I often see posters refering to, or requiring an "edge" to make it as a trader. Sometimes you will find a qualification of an "edge" or a generalized conceptual idea of it, but never anything worth while. Since all traders have the opportunity to see the same data, the "edge" can not be in the input. Is it in the entrepretation? or the application? If someone consistently makes money, are they assumed to have an "edge"? I am coming to the conclusion that the "edge" is just application of any number of reasonable, disiplined actions that over time result in a profitable methodlolgy. You do not buy "edge" in a bottle or by the gram. So my hypothesis on this thread is that there is no "edge", just good trading principles, that may be quite varied. If I need further enlightenment on this, please provide it. I am sure all the "edgers" will correct my misguided ideas. :eek:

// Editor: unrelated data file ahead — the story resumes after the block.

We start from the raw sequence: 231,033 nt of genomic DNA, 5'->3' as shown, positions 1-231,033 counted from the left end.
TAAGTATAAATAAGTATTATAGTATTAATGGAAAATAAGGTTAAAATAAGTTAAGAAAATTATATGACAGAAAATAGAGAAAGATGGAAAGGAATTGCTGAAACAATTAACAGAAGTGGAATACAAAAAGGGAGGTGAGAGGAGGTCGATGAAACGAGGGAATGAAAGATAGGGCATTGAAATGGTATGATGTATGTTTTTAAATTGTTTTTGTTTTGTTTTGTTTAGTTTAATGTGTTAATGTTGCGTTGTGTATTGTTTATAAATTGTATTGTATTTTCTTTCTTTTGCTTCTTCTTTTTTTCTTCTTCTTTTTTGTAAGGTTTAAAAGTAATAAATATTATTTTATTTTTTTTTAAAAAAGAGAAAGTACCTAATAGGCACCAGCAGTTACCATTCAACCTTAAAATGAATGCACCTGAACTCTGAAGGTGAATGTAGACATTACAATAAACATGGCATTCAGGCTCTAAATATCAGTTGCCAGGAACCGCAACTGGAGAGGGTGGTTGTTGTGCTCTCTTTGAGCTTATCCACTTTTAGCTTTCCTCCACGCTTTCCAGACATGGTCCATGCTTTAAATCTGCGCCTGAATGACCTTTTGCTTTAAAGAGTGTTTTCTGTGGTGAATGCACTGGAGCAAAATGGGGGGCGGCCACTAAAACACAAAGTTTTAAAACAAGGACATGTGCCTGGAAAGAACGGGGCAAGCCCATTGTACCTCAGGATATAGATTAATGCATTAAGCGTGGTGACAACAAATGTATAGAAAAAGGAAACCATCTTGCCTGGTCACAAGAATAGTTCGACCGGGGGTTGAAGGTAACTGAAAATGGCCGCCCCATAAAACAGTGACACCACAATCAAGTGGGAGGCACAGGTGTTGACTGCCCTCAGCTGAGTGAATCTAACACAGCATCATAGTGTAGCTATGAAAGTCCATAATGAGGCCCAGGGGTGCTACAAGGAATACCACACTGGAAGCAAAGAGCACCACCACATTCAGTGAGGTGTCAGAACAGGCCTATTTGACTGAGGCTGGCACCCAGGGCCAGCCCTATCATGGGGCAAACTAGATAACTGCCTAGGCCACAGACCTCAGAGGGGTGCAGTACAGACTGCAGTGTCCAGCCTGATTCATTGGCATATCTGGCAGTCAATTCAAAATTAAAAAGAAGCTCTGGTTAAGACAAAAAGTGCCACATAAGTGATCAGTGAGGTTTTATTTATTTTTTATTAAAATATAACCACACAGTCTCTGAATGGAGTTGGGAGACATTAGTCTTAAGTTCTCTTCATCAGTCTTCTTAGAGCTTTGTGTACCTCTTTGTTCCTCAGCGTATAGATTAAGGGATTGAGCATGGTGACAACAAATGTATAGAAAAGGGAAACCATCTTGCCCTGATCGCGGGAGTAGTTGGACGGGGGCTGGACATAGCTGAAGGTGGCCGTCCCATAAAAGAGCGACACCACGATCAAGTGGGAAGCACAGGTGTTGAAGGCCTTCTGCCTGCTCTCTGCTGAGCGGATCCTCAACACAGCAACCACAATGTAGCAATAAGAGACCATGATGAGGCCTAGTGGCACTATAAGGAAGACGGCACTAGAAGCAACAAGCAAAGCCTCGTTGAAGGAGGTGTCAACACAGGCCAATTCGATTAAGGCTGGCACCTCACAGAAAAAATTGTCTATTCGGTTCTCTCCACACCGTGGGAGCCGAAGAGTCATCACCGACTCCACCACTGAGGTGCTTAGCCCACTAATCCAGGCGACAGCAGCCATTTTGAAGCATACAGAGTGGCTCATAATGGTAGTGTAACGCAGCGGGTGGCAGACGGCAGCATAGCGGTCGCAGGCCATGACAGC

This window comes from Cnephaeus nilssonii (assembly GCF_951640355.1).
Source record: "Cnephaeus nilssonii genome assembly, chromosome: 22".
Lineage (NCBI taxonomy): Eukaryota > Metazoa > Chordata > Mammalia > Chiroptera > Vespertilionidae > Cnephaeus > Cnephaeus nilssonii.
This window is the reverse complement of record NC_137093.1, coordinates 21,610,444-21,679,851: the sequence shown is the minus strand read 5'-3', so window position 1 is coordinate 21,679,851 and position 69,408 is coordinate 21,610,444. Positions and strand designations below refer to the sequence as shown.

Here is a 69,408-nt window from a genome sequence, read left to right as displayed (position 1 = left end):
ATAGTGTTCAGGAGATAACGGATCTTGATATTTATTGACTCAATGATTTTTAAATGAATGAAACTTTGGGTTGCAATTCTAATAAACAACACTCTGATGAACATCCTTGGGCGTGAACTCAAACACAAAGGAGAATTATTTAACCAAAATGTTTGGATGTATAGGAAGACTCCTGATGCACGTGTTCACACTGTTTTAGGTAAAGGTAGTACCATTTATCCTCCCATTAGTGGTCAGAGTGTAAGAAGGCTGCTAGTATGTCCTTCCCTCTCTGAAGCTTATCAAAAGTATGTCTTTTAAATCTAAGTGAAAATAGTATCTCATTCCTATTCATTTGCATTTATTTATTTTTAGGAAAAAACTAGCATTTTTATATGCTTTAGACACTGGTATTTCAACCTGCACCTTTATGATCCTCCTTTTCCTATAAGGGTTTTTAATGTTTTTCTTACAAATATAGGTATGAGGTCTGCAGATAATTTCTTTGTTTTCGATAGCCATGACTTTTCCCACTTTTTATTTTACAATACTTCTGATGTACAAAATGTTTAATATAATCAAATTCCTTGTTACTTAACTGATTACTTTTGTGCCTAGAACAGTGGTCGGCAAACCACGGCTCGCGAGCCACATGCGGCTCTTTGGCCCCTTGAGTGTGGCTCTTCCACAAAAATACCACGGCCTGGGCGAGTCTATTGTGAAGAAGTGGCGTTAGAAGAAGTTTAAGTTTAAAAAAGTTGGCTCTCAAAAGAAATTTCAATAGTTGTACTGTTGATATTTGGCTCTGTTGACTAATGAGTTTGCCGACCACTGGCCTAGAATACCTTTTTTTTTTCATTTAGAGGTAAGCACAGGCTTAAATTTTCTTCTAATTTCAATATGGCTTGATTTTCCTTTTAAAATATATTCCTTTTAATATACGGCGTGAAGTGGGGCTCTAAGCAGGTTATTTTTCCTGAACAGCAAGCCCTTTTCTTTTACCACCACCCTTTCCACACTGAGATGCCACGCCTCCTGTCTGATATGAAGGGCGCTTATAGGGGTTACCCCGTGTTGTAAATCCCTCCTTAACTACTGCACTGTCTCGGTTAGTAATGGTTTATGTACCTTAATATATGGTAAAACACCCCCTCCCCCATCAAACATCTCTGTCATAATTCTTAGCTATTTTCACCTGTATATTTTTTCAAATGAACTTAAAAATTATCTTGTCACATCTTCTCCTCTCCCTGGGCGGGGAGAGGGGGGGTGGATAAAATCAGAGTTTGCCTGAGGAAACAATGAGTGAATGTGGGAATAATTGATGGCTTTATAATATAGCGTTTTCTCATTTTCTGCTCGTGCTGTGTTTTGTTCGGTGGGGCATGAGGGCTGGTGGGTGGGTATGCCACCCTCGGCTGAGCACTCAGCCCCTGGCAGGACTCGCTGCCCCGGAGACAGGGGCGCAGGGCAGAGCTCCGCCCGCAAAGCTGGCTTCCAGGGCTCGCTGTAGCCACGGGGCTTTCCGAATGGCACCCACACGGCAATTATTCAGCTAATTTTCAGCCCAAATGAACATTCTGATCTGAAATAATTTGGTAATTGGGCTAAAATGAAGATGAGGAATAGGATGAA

Edge is simply taking advantage of the non-random nature of a market. They are quantifiable and persistent through time.
A simple example of a edge in price data is "trend". Every market I've ever checked has a trending tendency beyond random. Some more than others. Incorporating that tendency would be to simply place trades in the direction of the trend.
The best edges (largest degree of non-random behavior) are found external from price data, however. Something as simple as observing money flows into or out of mutual funds several days prior to price moves has been a exploitable edge for myself.
Some people believe edge is nothing more than positive expectancy in a trading strategy. While this could be the case, you should satisfy yourself that the model captures persistent, and non-random opportunities. Otherwise the model will go under when the short-term "fitted" data reverts to it's more random nature.